Monday, April 19, 2010

Burmese Pagodas, Curtain Panels and Reporting Parameters

One of the perks of being based in Asia is that the travel opportunities are phenomenal.  A Burmese friend invited me to join him for a trip to visit his family in Myanmar.  Of course, I accepted and we spent a few days in Yangon and Mandalay.  At the end of the trip, he took me to a place called Bagan where there is a countless number of 1,000 year old brick pagodas like these:

As i spent the day in a horse drawn buggy, trotting across the desert looking at these forms, I started to wonder how to generate them in Revit.  I took particular interest in the textures and rings of the spires:

After trying a couple of different methods, it ended up being a really neat experiment in the use of curtain panels and the reporting parameters feature in 2011.

So here we go....

First thing i did was set up a pair of 3-point curves which i would use to set-up my elevation profiles.  By attaching parameters to the driving reference points, i could refine the shape later:

Each horizontal line represents a horzontal division of the model.  I will use this to get the stepped effect later on but first i had to place reference points at every intersection.  I simply placed the points on my curve and then pressed the HOST POINT BY INTERSECTION button.  I selected the line i wanted to link for the intersection and it worked like a charm.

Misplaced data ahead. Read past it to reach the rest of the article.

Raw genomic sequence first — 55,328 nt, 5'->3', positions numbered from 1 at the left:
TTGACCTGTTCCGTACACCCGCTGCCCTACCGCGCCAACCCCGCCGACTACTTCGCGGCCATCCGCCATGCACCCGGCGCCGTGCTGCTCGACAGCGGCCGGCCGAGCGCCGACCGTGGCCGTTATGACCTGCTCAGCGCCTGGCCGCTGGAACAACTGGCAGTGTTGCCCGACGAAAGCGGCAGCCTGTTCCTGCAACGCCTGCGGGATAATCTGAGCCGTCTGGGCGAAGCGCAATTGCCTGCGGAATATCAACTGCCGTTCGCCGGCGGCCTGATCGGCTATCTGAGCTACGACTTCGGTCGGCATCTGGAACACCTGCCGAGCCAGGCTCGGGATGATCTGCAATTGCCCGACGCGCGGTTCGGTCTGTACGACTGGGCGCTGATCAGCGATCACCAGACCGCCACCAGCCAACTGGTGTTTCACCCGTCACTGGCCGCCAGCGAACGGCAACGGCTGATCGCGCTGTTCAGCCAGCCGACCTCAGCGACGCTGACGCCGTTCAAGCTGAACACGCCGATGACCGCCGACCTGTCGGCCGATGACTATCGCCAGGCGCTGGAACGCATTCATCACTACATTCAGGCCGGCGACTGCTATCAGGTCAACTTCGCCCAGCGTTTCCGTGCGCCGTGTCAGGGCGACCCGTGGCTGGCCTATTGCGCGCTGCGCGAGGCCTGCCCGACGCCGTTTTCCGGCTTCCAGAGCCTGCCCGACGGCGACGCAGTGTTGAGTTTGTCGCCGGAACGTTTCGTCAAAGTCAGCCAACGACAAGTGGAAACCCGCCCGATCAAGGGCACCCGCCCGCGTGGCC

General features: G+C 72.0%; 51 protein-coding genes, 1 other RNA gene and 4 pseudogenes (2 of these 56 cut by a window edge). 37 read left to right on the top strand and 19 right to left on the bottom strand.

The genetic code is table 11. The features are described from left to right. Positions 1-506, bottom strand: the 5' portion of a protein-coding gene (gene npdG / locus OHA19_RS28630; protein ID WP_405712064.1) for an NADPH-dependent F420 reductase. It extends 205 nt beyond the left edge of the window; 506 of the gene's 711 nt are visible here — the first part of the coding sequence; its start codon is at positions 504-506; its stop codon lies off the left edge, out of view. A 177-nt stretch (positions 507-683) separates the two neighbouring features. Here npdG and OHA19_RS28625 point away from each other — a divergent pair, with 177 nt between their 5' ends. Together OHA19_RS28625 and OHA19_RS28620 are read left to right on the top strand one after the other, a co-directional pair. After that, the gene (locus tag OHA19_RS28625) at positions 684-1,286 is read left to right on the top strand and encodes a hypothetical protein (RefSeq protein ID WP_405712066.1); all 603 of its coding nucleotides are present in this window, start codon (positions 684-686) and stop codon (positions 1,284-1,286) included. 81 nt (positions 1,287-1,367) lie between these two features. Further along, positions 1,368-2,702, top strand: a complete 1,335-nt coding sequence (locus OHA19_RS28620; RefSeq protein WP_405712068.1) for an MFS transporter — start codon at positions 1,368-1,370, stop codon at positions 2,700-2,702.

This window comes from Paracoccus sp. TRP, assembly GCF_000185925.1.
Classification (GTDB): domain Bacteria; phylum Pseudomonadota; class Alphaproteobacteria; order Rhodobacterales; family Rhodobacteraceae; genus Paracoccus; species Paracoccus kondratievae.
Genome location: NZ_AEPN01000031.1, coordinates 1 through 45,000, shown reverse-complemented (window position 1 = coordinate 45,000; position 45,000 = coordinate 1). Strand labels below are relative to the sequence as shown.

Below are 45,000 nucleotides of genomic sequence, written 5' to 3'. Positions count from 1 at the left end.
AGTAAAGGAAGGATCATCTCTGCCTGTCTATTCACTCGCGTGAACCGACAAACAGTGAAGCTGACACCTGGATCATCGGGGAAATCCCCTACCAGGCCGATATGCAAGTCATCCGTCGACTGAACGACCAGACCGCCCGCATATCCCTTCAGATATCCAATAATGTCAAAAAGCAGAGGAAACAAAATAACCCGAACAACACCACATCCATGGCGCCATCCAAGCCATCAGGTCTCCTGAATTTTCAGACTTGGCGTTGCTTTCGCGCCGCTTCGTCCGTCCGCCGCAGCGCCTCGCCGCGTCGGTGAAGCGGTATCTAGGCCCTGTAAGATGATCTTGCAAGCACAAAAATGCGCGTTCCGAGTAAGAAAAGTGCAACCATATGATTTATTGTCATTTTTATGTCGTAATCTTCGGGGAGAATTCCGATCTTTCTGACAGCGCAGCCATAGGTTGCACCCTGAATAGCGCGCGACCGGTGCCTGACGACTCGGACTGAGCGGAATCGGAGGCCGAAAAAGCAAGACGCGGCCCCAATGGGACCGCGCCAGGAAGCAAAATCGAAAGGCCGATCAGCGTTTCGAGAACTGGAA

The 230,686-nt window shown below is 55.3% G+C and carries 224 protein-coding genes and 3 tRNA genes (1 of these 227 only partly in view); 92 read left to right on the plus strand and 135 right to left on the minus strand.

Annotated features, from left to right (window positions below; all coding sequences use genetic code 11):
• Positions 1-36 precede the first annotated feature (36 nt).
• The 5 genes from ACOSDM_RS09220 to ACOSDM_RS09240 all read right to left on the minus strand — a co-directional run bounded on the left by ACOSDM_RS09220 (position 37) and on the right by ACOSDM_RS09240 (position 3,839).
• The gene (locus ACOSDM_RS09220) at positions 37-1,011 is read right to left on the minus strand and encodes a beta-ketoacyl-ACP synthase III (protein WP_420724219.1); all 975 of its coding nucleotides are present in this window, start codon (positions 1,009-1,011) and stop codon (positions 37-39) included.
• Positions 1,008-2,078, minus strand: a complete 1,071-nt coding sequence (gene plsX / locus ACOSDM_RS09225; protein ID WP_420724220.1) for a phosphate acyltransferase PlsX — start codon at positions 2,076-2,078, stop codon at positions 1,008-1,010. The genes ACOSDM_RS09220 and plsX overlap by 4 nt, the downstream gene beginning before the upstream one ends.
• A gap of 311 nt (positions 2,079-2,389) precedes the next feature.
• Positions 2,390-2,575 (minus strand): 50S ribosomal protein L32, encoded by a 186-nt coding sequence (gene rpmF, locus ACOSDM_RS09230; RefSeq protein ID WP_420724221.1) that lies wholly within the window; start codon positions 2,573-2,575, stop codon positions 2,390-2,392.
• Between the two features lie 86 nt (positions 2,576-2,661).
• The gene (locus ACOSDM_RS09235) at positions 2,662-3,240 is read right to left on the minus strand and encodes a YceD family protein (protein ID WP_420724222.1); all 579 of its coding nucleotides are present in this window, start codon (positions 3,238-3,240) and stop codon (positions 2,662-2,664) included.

Now that point will ALWAYS be where the line and curve intersect....And I can now put a reporting parameter to it that will come in handy later:
Next i had to make my curtain panels using the Panel Pattern Templates.  First i made a slab and a disc mass family:

Then nested these in to an OMNI GRID 2x2 Panel Pattern:


The 'Panel_HT' Paramenter is actually a reporting parameter that will be used to control the height of each Pattern Panel in the final model.  This is the Patterns after the nested parameters have been linked:

With this accomplished, I go back to my profile model and set up a pair of surfaces to divide and apply my pattern:
Now i go through and pick each panel individually and link its width to the reporting parameters i set up along the curve earlier in the exercise.  The end result looks like this:

Several of my Hindu and Buddhist colleagues got a real kick out of seeing this model on my computer screen as the work progressed.  They all had a deep religious connection to forms like this.

At the end of the exercise i noticed something very interesting as well, By burrowing down into my selection, I could actually divide the surfaces that made up the individual slabs....This would allow me to apply further textures and ornament to each individual panel element....This is a rabbit hole that goes down pretty far!

Model for Download:
More pictures from Burma:

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